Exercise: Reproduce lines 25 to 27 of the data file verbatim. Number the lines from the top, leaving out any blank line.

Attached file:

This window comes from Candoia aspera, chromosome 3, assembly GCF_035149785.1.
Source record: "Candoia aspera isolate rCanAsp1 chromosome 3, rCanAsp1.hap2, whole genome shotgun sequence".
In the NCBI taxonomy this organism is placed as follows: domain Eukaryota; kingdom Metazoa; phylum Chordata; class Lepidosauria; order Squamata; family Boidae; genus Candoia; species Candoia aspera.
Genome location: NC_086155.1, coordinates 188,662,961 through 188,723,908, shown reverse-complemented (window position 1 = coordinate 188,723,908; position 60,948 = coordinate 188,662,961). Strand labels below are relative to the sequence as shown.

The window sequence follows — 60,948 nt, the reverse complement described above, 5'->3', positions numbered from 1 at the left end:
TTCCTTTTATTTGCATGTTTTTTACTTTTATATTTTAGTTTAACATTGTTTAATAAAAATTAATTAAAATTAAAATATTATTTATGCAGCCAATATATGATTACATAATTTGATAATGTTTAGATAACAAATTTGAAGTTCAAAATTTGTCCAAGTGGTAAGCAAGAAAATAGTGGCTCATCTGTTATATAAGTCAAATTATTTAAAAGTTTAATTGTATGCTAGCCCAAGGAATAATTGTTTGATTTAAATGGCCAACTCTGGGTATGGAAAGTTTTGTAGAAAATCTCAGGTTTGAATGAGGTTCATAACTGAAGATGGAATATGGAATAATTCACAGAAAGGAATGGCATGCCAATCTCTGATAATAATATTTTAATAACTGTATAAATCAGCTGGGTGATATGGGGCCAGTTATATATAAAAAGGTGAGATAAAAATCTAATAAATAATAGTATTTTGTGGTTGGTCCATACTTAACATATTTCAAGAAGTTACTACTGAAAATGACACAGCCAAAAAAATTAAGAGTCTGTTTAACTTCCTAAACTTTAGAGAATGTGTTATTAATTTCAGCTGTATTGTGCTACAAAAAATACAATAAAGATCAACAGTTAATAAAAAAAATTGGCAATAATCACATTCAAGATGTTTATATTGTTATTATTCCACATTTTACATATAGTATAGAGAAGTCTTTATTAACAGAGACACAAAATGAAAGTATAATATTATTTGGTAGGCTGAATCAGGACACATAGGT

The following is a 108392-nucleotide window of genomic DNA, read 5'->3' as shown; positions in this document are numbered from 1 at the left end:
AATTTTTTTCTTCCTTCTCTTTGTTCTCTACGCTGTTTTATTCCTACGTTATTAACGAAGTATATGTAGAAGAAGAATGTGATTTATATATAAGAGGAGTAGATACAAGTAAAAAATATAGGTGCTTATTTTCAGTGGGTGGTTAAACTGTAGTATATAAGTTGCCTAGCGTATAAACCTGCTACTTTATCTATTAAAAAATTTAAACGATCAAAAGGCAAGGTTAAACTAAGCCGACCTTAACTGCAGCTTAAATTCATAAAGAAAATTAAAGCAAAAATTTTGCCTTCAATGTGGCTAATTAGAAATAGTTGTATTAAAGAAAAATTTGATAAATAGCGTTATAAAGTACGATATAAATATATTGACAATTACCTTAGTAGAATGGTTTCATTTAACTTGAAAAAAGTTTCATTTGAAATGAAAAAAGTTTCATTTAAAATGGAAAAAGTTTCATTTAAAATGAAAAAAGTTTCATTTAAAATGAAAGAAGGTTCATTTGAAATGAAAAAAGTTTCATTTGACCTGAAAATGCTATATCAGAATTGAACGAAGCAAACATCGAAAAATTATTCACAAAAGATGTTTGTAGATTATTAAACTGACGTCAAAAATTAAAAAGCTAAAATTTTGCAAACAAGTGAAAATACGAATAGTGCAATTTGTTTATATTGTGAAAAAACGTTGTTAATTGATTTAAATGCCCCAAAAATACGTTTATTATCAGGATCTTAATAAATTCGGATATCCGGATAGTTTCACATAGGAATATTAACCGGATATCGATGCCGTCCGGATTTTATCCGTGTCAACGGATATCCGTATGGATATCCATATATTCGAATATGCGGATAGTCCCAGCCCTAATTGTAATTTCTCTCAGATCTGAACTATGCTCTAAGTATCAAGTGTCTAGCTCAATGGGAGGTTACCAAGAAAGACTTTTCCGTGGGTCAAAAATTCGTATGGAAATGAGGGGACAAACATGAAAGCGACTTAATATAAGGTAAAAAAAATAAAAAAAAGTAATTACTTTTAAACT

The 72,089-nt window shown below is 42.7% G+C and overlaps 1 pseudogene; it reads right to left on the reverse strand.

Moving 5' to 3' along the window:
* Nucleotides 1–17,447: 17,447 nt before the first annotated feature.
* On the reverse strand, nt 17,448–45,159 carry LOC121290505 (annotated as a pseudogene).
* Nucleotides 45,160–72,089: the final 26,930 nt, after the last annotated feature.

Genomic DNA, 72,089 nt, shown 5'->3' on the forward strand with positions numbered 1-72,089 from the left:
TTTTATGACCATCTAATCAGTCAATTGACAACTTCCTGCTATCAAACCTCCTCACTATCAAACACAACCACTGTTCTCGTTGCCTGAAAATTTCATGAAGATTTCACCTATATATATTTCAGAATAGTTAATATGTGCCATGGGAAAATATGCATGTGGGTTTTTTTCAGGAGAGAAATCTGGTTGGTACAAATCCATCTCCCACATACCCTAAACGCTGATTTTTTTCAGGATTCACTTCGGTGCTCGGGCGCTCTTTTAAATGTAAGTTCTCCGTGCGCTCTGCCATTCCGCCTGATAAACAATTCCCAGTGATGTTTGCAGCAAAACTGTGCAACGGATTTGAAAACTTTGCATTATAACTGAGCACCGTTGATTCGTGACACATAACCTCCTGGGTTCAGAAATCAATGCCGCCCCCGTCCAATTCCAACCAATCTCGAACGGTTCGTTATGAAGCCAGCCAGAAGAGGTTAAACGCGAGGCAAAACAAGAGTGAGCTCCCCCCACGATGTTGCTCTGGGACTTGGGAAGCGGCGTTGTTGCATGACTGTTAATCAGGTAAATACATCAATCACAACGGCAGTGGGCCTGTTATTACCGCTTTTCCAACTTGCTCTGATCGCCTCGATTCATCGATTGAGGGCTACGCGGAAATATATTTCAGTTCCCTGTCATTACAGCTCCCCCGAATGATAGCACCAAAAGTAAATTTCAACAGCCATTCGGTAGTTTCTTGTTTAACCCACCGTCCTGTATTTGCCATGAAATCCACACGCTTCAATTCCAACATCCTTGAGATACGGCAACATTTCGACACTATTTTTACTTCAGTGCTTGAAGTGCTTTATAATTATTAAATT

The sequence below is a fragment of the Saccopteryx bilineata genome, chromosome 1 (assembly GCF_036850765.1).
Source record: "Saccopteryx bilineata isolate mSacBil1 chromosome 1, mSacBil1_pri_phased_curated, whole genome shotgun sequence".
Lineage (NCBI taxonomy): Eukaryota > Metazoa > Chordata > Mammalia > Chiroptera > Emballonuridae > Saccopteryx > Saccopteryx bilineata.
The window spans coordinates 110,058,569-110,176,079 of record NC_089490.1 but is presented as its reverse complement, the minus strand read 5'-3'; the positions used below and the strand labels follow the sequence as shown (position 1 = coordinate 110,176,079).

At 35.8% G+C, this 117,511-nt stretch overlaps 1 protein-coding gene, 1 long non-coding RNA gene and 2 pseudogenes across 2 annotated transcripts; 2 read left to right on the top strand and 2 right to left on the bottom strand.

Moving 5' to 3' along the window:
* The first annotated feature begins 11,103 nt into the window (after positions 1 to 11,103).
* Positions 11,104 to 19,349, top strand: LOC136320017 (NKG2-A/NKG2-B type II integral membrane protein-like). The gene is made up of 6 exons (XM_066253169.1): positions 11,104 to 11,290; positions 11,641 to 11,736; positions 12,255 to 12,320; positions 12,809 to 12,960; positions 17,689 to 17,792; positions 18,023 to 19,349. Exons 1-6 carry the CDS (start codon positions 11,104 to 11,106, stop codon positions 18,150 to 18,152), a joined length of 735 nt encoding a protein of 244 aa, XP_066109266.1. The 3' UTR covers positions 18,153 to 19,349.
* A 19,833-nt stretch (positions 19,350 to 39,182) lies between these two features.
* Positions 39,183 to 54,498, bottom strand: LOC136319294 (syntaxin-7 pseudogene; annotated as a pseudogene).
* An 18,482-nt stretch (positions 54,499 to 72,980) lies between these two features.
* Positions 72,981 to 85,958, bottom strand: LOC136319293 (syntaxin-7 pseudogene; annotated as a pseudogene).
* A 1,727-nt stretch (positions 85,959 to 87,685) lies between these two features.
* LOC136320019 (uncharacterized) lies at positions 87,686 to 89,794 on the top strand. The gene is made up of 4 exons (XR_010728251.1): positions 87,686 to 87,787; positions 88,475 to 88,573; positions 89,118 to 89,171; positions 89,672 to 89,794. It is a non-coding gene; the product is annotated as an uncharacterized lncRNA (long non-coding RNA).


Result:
* Positions 39,183 to 54,498, bottom strand: LOC136319294 (syntaxin-7 pseudogene; annotated as a pseudogene).
* An 18,482-nt stretch (positions 54,499 to 72,980) lies between these two features.
* Positions 72,981 to 85,958, bottom strand: LOC136319293 (syntaxin-7 pseudogene; annotated as a pseudogene).